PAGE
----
The Wastewater Laboratory

The Environmental Services Wastewater Laboratory performs analysis required by the Environmental Protection Agency (EPA) and Texas Commission on Environmental Quality (TCEQ) for each of Bryan’s three wastewater treatment plants. The lab is located at the City of Bryan’s Thompsons Creek Wastewater Treatment Plant and operates seven days a week.

The data generated from the lab analysis is used to determine:

  • Plant Effluent (treated wastewater): Each of Bryan’s wastewater treatment plants have a Texas Pollution Discharge Elimination System (TPDES) permit that requires the city to report effluent limits on a monthly basis. The laboratory tests and reports these numbers for the city’s wastewater treatment plants.
  • Influent Characteristics: It is important to monitor the influent (or wastewater being received) at the treatment plans. If there is a problem due to unusual wastes being discharged into the sewer system, our treatment operators need to know so that proper adjustments can be made within the treatment process to ensure that the waste will be properly treated.
  • Compliance/Public Relations: It is important that each plant meets or exceeds the requirements established within their operating permit. A good set of laboratory records reassures the EPA, TCEQ, and City of Bryan residents that the treatment facilities are doing what is expected.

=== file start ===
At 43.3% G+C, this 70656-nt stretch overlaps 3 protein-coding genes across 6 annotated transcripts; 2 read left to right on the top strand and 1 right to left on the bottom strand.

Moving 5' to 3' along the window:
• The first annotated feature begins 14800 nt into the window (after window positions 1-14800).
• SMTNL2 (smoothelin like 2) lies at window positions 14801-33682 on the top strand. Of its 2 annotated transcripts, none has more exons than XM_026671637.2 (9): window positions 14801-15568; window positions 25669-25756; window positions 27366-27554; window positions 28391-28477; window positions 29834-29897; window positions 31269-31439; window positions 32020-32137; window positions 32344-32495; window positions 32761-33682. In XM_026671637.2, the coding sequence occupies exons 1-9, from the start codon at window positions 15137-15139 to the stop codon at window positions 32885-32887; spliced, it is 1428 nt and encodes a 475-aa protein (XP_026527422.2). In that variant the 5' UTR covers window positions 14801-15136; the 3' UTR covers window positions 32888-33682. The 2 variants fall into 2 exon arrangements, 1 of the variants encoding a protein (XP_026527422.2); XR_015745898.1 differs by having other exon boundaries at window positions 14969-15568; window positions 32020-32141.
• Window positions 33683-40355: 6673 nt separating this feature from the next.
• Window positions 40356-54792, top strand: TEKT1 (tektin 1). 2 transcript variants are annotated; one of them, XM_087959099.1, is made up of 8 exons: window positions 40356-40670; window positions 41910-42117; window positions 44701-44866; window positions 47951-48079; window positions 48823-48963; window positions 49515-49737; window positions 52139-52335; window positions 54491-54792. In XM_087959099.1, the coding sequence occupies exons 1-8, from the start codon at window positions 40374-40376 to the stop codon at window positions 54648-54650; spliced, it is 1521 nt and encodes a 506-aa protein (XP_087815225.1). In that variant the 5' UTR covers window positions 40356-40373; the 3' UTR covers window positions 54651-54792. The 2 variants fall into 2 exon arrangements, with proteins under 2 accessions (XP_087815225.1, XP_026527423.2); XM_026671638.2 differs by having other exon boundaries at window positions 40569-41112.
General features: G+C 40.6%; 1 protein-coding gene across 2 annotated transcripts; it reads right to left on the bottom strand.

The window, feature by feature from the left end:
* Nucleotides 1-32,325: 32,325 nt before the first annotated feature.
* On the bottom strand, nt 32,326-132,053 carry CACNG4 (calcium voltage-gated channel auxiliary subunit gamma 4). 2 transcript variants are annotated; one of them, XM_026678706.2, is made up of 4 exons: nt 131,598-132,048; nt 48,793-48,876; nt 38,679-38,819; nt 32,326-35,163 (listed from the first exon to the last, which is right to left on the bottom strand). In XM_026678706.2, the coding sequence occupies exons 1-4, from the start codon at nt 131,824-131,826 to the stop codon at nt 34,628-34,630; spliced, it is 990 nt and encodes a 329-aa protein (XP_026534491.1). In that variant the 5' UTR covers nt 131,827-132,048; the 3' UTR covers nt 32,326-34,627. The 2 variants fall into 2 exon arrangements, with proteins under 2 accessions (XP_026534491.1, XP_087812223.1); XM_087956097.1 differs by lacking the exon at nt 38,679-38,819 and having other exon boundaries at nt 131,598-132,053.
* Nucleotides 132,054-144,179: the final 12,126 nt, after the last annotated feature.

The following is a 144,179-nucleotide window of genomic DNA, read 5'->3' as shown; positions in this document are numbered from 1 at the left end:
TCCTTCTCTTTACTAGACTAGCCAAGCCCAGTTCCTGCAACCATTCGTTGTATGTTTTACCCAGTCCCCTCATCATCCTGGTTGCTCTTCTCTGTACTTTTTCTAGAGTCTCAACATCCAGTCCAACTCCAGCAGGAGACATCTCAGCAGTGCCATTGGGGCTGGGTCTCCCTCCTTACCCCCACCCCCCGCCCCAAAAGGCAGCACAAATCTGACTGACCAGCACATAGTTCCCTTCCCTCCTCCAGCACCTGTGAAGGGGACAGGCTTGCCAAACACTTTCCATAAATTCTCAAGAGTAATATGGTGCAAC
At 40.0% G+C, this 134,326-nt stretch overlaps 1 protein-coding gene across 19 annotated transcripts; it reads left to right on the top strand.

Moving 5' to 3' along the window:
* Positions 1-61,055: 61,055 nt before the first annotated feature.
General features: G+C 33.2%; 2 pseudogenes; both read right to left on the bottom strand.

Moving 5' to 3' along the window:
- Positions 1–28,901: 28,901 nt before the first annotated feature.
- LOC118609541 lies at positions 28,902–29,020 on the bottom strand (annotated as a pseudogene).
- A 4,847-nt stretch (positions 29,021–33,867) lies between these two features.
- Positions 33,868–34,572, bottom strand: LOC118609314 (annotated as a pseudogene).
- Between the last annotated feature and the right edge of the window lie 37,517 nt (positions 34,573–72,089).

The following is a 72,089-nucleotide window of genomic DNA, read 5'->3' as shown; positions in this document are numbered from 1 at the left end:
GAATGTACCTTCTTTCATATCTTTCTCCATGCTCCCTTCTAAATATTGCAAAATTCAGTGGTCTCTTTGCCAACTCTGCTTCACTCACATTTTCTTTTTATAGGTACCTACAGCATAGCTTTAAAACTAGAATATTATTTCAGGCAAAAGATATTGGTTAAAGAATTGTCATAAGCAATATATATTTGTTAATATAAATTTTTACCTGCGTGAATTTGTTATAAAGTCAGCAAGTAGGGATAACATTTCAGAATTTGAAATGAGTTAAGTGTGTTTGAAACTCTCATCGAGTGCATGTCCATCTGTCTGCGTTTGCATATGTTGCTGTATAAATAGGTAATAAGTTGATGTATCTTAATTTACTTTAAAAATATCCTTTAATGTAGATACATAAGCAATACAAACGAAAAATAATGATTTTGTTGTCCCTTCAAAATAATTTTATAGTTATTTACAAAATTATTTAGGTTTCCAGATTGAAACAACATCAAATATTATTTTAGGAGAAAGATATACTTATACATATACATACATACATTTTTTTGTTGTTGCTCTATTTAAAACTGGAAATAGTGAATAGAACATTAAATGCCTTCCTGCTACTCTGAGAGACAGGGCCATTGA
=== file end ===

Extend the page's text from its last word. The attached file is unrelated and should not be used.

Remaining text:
Wastewater worker testing water samples in the lab.

Though they often work behind the scenes, the efforts of our wastewater professionals are essential to keeping our community and environment clean. Bryan is a healthier and happier community because of their hard work, knowledge and expertise.

Wastewater worker managing the vacuum truck to clean a sewer pipe.
Wastewater workers carrying a new sewer pipe.

What you can do

There are several easy steps that you can do to promote a healthy sewer system, including but not limited to:

  • Throw your table scraps into the garbage, instead of down a garbage disposal.
  • Use paper towels to wipe dishes, pots and pans before washing.
  • Avoid the use of garbage disposals.
  • Freeze used cooking oils in a spill-proof container and place into your trash cart on your scheduled collection day.
  • Recycle used cooking oils at the Bryan “Do-It-Yourself” Used Oil Recycling Center: 1111 Waco St., Monday – Saturday, 8 a.m. – 5 p.m.

By working together to “Prevent the Clog,” the City of Bryan, its residents and businesses will benefit from:

  • Reduced plumbing costs associated with clogs and stoppages in sewer lines.
  • Reduction of unsightly sanitary sewer overflows attributed to fats, oils, and grease.
  • Lower sewer rates by prolonging the life of the sanitary sewer by minimizing the need for pipe replacement and repair.
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Posted in: Articles, Water Services